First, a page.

If a final spousal support agreement is set aside or over-ridden on the basis of Miglin or other applicable legal doctrines, the Advisory Guidelines may be relied upon in determining the amount and duration of support. However, as is recognized in Miglin, in some cases the parties’ intentions, as reflected in their agreement, may still continue to influence the spousal support outcome and lead the courts to an outcome different from that suggested by the Advisory Guidelines.
It should not be assumed that the mere presence of a spousal support agreement precludes the application of the Advisory Guidelines. If the agreement is not a final agreement, but one which provides for review or for variation upon a material change of circumstances, the Advisory Guidelines may be applicable to the determination of the amount and duration of spousal support on review or variation. This application of the Advisory Guidelines is discussed further in Chapter 14 which deals with variation and review.
The Advisory Guidelines are intended to apply to interim orders as well as final orders. The interim support setting is an ideal situation for the use of guidelines. There is a need for a quick, easily calculated amount, knowing that more precise adjustments can be made at trial. Once an income can be established for each party it is possible under the formulas to generate ranges of monthly amounts with relative ease.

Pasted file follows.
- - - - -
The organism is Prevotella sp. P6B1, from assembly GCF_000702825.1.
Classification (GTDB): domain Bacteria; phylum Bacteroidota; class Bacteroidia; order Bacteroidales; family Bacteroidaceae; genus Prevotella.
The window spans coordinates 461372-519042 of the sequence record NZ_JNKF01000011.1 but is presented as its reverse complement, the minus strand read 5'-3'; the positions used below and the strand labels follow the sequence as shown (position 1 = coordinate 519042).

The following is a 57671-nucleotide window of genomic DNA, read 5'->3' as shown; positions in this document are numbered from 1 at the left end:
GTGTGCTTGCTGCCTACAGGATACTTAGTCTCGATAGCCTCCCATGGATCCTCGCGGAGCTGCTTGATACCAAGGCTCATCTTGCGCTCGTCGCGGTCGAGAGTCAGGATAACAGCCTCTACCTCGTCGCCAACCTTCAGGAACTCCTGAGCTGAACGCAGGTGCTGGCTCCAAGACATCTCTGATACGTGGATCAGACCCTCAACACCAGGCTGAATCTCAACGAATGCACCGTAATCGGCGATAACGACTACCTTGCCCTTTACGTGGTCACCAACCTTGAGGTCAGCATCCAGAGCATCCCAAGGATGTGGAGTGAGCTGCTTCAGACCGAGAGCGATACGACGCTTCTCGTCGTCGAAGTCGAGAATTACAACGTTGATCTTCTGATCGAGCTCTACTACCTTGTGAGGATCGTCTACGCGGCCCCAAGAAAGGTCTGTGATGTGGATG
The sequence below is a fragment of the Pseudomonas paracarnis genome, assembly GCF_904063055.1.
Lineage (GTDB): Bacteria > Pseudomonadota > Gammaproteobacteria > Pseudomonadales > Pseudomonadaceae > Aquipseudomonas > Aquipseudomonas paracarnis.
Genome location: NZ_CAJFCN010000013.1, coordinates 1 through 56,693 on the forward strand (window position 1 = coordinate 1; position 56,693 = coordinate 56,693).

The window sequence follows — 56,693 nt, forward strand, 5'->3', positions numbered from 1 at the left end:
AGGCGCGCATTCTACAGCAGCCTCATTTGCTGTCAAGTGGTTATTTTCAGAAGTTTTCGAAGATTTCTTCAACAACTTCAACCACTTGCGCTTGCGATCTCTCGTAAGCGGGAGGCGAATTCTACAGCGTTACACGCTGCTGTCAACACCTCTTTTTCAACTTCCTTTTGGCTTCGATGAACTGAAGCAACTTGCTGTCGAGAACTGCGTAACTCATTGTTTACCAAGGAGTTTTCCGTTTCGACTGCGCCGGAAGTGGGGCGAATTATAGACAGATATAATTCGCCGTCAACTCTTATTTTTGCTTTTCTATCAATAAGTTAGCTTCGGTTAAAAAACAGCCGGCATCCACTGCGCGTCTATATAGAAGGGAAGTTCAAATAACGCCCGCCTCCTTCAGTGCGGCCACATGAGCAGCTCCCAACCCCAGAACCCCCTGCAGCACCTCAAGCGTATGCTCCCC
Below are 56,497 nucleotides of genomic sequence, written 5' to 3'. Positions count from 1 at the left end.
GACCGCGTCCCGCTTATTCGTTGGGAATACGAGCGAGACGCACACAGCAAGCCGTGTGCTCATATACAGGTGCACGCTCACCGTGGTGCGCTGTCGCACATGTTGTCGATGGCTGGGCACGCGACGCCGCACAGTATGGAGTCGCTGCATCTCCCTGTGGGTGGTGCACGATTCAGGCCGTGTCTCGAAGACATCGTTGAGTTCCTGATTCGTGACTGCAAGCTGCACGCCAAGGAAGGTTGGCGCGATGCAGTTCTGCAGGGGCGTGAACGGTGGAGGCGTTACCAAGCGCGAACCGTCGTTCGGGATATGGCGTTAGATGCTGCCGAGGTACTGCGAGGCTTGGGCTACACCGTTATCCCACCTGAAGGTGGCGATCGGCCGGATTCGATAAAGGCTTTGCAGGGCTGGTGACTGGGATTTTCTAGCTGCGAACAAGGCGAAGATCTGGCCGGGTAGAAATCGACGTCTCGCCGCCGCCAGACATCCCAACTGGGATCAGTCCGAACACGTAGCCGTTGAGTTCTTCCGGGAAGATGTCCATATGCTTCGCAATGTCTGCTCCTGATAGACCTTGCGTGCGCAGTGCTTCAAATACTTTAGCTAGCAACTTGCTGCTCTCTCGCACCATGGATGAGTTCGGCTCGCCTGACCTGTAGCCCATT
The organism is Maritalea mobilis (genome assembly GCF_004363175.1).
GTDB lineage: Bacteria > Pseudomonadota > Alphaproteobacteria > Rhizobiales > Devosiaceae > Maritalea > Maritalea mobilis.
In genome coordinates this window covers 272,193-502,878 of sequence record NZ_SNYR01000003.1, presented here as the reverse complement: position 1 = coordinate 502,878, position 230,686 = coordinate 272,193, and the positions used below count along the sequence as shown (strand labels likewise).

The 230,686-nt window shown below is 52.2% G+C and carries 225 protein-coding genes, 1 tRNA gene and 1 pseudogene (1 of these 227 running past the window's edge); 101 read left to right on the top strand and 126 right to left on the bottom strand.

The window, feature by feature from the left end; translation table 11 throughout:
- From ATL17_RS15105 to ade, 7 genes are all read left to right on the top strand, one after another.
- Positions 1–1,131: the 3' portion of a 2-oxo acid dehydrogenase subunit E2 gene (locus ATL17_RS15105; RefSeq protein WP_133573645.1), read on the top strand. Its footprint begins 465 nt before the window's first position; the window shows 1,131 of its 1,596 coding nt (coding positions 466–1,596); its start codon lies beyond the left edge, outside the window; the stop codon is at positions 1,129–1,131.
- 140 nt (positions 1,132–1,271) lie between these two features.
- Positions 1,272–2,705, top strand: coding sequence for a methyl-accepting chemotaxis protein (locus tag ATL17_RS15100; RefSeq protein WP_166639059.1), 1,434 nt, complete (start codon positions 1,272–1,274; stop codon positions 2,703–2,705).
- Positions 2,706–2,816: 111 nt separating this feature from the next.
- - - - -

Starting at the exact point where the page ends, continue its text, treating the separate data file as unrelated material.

Traditionally, interim spousal support has been based upon a needs-and-means analysis, assessed through budgets, current and proposed expenses, etc. All of that can be avoided with guidelines formulas, apart from exceptional cases. Further, conflict between spouses at this interim stage can be significantly reduced and settlements encouraged, another benefit for the spouses and any children of the marriage.
The Advisory Guidelines do recognize that the amount may need to be different during the interim period while parties are sorting out their financial situation immediately after separation. To accommodate these short-term concerns, the Advisory Guidelines recognize an exception for compelling financial circumstances in the interim period which is discussed in Chapter 12, dealing with exceptions.